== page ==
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Model: Florida's coronavirus peak could come in early May, with hundreds of deaths daily

The models assume the continuation of "strong social distancing measures." Florida has not yet implemented a statewide stay-at-home order.

ST. PETERSBURG, Fla. — A model by the University of Washington's Institute for Health Metrics and Evaluation and cited by the White House Coronavirus Task Force shows Florida's COVID-19 coronavirus peak might be a month away.

This shouldn't be a period of time for state leaders to sit on their hands, scientists say. Rather, experts say they need to act now: Execute a statewide stay-at-home order, close all non-essential services and severely limit travel.

Each hasn't yet been ordered by Florida by Gov. Ron DeSantis, who implemented a stay-at-home order for South Florida and has continued to stress people should follow the guidelines by the White House Coronavirus Task Force and Centers for Disease Control and Prevention: This includes avoiding groups of 10 people or more.

RELATED: More than half of the states have ordered people to stay home. Not Florida.

RELATED: Agriculture Commissioner Nikki Fried urges Governor DeSantis to issue 'stay-at-home' order

The university model shows Florida's peak could come on May 3 -- the day when the state could reach the maximum number of hospital beds, ICU beds and ventilators needed -- with the potential for thousands of people dead.

The model assumes "the continuation of strong social distancing measures and other protective measures," which are items Florida as a whole has not yet enforced as much as other states.

About 13,232 hospital beds will be necessary at the height of the pandemic, the model projects, which could be considered "good news" as the model reports there only are 20,184 beds available. But there is a range to the data: The number of hospital beds needed could be as low as 3,567 or as high as 26,259 in an extreme case -- that would surpass the 20-thousand breaking point.

Florida could experience a shortage of 297 ICU beds at its peak and in total, 1,594 ventilators are needed.

Credit: University of Washington's Institute for Health Metrics and Evaluation

"These estimates can help inform the development and implementation of strategies to mitigate this gap, including reducing non-COVID-19 demand for services and temporarily increasing system capacity," IHME Director Dr. Christopher J.L. Murray said in the description of the modeling project. "These are urgently needed given that peak volumes are estimated to be only three weeks away."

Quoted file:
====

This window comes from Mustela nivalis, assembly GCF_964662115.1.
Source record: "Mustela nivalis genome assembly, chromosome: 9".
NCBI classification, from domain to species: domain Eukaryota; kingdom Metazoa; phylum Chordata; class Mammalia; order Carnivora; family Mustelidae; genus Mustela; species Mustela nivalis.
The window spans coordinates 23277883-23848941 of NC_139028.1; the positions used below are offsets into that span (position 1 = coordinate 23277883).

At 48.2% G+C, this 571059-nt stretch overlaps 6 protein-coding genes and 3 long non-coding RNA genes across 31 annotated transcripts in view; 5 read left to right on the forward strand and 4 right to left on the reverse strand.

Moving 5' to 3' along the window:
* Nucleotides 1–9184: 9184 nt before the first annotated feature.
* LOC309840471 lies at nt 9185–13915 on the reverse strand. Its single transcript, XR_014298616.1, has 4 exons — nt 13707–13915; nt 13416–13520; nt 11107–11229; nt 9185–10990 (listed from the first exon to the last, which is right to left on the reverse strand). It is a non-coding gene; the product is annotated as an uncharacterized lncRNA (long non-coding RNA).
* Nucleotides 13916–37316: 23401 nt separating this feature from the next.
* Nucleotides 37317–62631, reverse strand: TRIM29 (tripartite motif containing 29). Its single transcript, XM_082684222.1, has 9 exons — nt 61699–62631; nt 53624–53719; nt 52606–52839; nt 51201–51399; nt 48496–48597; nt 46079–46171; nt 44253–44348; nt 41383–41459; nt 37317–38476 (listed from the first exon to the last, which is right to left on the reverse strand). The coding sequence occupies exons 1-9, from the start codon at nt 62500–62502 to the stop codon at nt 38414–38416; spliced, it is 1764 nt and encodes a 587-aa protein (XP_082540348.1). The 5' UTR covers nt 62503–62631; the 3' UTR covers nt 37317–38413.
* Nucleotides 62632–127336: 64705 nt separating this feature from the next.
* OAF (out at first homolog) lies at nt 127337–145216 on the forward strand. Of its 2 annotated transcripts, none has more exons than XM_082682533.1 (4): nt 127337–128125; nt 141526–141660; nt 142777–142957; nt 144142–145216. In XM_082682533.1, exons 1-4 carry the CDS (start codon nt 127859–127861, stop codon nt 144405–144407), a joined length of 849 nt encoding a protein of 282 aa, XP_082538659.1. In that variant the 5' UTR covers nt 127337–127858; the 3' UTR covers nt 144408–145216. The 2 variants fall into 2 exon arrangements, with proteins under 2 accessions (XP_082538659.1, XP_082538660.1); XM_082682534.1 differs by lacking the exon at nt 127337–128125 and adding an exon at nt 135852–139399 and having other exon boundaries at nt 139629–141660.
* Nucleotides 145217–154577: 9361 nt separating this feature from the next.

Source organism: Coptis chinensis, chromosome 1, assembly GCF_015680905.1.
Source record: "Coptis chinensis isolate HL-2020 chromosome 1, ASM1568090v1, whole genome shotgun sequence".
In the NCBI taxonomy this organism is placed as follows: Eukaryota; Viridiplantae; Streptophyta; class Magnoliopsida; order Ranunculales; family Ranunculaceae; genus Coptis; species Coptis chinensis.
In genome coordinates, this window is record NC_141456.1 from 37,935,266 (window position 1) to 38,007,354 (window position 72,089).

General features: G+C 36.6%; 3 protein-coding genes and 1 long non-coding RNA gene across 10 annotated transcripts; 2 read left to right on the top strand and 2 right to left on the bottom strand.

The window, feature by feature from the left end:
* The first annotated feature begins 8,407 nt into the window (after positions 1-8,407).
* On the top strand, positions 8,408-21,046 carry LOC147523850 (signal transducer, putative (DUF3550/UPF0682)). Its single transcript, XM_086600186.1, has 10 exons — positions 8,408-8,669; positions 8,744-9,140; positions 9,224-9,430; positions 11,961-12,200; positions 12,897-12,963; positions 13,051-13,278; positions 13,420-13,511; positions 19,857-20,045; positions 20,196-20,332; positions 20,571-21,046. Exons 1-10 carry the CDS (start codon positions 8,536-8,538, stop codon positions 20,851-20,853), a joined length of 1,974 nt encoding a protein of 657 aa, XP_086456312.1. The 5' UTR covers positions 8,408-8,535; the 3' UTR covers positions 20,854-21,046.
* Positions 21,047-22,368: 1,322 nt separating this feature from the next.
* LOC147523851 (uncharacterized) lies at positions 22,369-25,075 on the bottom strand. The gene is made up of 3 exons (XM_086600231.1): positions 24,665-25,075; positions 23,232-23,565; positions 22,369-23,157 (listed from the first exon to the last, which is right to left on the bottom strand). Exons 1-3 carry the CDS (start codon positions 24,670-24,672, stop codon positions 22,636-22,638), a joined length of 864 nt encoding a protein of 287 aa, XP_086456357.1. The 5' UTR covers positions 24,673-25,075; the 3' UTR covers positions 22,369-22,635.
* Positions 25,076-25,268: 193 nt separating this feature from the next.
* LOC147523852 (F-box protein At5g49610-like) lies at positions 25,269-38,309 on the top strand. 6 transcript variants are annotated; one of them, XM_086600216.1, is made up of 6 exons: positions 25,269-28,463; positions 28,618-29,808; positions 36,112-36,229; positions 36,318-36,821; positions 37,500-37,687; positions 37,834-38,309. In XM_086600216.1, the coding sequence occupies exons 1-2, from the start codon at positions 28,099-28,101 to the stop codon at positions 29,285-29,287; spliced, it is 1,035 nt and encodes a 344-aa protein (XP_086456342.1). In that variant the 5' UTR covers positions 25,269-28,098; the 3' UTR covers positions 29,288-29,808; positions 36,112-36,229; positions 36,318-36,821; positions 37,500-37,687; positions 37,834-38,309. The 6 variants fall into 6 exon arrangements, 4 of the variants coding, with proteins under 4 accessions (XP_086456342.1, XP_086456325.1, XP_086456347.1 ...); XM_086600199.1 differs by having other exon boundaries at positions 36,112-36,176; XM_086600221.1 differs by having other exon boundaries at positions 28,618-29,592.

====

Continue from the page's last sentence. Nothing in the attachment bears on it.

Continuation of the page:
"The estimated excess demand on hospital systems is predicated on the enactment of social distancing measures in all states that have not done so already within the next week and maintenance of these measures throughout the epidemic, emphasizing the importance of implementing, enforcing, and maintaining these measures to mitigate hospital system overload and prevent deaths."

Florida's coronavirus death toll through March has ranged anywhere from none each day to as many as 19, though it has been more than a week since a day has gone by without any reported deaths.

By the May 3 peak, Florida could experience 136 people dying each day due to coronavirus. The model also provides a range for this day, with as few as 37 people dying per day or up to 271 deaths per day.

Credit: University of Washington's Institute for Health Metrics and Evaluation

And to begin the month of August, a couple of months after when the pandemic is estimated to wind down statewide, the death toll could be as high as 10,886 people or as few as 1,672 people.

Credit: University of Washington's Institute for Health Metrics and Evaluation

This model from the University of Washington isn't the only one policymakers are using to base decisions on social distancing, travel and other measures. Dr. Deborah Birx, the White House coronavirus response coordinator, said President Donald Trump's decision to extend social distancing guidelines until April 30 was rooted in the data of 12 different models, according to CNN.

Birx said the University of Washington model "ended up at the same numbers."

"We want to help [policymakers] figure out when their worst week will be and to prepare accordingly, however they can," Murray told Wired.

RELATED: 3 Florida Highway Patrol troopers test positive for COVID-19

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